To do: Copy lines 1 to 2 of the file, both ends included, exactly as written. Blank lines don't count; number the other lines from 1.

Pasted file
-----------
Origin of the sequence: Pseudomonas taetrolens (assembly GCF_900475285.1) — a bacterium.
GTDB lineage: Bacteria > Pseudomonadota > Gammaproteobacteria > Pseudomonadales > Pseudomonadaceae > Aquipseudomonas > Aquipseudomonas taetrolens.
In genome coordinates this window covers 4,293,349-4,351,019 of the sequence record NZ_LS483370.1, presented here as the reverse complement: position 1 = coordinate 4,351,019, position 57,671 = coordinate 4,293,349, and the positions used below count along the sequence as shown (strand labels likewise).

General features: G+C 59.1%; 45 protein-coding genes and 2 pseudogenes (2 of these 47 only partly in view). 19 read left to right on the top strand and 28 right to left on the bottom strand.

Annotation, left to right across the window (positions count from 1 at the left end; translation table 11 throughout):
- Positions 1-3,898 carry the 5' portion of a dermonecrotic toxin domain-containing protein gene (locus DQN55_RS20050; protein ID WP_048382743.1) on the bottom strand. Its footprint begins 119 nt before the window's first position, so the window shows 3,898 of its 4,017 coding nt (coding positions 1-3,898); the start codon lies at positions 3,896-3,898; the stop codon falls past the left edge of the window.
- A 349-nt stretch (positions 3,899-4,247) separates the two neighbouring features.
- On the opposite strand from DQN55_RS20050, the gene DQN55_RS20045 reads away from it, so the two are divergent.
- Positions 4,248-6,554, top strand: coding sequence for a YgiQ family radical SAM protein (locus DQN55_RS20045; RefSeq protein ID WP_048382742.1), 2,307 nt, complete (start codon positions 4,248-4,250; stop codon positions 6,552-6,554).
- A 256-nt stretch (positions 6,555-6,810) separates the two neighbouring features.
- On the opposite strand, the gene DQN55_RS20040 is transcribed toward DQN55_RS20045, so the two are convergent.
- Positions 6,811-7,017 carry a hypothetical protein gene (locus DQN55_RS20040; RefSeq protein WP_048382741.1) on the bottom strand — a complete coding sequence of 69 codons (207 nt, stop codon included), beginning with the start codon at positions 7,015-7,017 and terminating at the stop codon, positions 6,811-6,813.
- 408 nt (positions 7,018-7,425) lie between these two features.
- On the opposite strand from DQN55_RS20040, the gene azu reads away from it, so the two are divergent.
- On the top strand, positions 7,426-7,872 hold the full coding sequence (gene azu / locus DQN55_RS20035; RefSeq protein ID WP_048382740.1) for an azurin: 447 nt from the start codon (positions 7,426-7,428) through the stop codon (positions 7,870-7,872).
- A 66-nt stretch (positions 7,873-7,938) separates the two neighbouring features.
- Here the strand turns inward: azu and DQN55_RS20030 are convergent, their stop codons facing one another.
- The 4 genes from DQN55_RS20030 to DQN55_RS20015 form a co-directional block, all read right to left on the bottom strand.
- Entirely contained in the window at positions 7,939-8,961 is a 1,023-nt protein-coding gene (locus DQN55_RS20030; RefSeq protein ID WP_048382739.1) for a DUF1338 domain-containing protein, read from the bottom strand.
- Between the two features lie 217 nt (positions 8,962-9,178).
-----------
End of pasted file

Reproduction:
Origin of the sequence: Pseudomonas taetrolens (assembly GCF_900475285.1) — a bacterium.
GTDB lineage: Bacteria > Pseudomonadota > Gammaproteobacteria > Pseudomonadales > Pseudomonadaceae > Aquipseudomonas > Aquipseudomonas taetrolens.